GEOHYD Lunch Seminar: Icelandic permafrost dynamics since the Last Glacial Maximum – model results and geomorphological implications
Welcome to our GEOHYD Lunch Seminar Friday 13th of September @ 12:15 in Aud 1, The Geology building. The seminar is helt by Bernd Etzelmüller, Professor, Dept. of Geosciences.
Seminar by Bernd Etzelmüller, Professor, Dept. of Geosciences.
"Icelandic permafrost dynamics since the Last Glacial Maximum – model results and geomorphological implications"
Iceland’s landscape is notably dynamic due to predominantly young bedrock combined with high geomorphological process/erosion rates yielding large material production and associated mass-movement. This is particularly so in the periglacial realm and today, permafrost is widespread in Iceland’s highlands and mountains over c. 800 m a.s.l. and sporadically in palsa mires in the central highlands. During the late Pleistocene and Holocene, Iceland’s periglacial environment varied in time and space, dominated by both glacial and periglacial processes. To evaluate the dynamics of permafrost in Iceland since the last deglaciation, we couple the output of a 3D, time-integrated ice sheet model to a transient permafrost model (CryoGRID 2) applied over the last glacial maximum (LGM) through to the present. Our results demonstrate that permafrost was widespread in the early deglaciated areas of western, northern and eastern Iceland after the LGM, and up to 20% of the land area of Iceland was underlain by permafrost throughout the late Pleistocene. This influenced geomorphological processes and landform generation, as relict rock glaciers were abundant near the coastal areas of Iceland, and their formation was initiated with the early collapse of the marine-based ice sheet in these zones and the aggradation of permafrost. Permafrost degraded rapidly after the Younger Dryas with a marked impact on slope stability, and as the permafrost that formed during the Little Ice Age now thaws, a consistent increase in slope failure and mass-movement has been observed. Our study demonstrates that large regions of Iceland have been underlain by permafrost for millennia, facilitating landform development and influencing the stability of steeper slopes.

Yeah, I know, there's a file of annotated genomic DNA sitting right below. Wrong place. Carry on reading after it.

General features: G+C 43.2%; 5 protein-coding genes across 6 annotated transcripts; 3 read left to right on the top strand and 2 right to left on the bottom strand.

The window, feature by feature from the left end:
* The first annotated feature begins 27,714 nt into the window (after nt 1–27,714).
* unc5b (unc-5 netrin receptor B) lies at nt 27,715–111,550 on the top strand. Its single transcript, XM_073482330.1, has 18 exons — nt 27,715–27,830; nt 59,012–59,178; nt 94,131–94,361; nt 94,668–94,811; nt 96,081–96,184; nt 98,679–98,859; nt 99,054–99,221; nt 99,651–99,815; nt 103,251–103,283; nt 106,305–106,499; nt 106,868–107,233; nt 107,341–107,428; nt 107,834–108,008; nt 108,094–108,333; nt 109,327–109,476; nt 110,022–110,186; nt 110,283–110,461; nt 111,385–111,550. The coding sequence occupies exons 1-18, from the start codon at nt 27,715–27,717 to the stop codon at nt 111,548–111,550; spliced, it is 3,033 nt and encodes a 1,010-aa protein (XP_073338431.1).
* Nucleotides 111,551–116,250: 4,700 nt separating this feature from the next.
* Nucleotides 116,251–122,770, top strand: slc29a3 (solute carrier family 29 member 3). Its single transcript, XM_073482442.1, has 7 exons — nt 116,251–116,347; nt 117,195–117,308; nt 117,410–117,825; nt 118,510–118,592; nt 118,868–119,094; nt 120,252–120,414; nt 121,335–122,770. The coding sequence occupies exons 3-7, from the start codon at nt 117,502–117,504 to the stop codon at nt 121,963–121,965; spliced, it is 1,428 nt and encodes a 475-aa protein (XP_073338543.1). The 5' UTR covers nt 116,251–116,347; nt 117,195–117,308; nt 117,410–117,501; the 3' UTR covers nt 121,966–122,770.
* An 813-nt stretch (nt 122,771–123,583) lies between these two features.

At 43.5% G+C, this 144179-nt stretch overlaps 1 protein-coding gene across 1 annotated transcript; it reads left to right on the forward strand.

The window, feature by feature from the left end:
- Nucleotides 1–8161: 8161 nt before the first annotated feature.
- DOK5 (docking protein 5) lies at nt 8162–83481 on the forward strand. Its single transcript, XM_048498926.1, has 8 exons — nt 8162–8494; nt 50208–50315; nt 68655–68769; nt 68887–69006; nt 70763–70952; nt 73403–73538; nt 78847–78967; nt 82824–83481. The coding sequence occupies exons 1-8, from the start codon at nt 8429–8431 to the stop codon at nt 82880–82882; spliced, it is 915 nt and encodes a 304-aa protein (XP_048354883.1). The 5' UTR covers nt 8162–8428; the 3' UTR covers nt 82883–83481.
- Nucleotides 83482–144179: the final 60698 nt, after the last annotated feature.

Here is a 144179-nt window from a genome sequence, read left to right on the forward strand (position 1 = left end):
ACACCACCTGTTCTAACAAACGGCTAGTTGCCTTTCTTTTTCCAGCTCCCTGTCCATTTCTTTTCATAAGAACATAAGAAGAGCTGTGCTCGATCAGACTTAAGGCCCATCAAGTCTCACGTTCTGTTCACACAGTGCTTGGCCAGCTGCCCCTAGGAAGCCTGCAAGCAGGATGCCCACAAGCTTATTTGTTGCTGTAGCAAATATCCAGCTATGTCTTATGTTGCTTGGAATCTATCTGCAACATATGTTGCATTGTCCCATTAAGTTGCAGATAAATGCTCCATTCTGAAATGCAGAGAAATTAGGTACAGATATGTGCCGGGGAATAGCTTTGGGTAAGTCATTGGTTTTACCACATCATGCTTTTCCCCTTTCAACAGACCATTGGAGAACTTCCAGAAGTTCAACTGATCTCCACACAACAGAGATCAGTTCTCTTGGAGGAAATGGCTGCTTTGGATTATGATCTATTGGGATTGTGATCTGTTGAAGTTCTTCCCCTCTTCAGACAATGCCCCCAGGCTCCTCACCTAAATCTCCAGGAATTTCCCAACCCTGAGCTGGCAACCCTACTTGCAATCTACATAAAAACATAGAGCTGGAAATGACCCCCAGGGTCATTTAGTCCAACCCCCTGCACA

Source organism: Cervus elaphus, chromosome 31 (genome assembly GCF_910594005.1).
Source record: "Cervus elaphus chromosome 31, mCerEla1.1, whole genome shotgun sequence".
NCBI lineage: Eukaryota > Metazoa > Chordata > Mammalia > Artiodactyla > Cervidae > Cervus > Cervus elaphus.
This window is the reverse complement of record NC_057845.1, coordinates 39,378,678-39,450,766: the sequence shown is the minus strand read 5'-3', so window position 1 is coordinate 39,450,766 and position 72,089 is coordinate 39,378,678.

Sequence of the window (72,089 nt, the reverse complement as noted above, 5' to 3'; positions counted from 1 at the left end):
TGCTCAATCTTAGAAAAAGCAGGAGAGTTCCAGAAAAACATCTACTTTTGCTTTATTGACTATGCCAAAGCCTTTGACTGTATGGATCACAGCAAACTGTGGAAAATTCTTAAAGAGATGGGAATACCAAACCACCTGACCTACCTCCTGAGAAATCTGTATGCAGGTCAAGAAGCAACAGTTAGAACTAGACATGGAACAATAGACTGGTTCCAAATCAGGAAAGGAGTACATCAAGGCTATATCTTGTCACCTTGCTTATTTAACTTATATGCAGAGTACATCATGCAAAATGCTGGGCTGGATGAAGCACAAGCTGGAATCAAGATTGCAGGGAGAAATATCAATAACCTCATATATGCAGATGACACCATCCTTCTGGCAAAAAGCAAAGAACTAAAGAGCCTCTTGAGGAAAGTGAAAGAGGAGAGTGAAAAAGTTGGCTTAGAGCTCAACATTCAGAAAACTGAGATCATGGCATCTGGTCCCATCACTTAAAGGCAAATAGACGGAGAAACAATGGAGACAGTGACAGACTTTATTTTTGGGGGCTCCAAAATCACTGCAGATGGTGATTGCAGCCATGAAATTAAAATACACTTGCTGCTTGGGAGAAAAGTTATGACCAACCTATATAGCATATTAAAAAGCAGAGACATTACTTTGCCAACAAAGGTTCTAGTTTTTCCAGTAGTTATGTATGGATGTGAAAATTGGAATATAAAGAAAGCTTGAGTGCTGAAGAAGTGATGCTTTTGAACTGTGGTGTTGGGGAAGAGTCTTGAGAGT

About the seminar:
This seminar is offered by the Section for Geography and Hydrology at the Department of Geosciences, University of Oslo. The seminar is announced as a lunch seminar so bring your lunch if you want to.
Everyone is welcome, and especially students.
The lunch seminar team.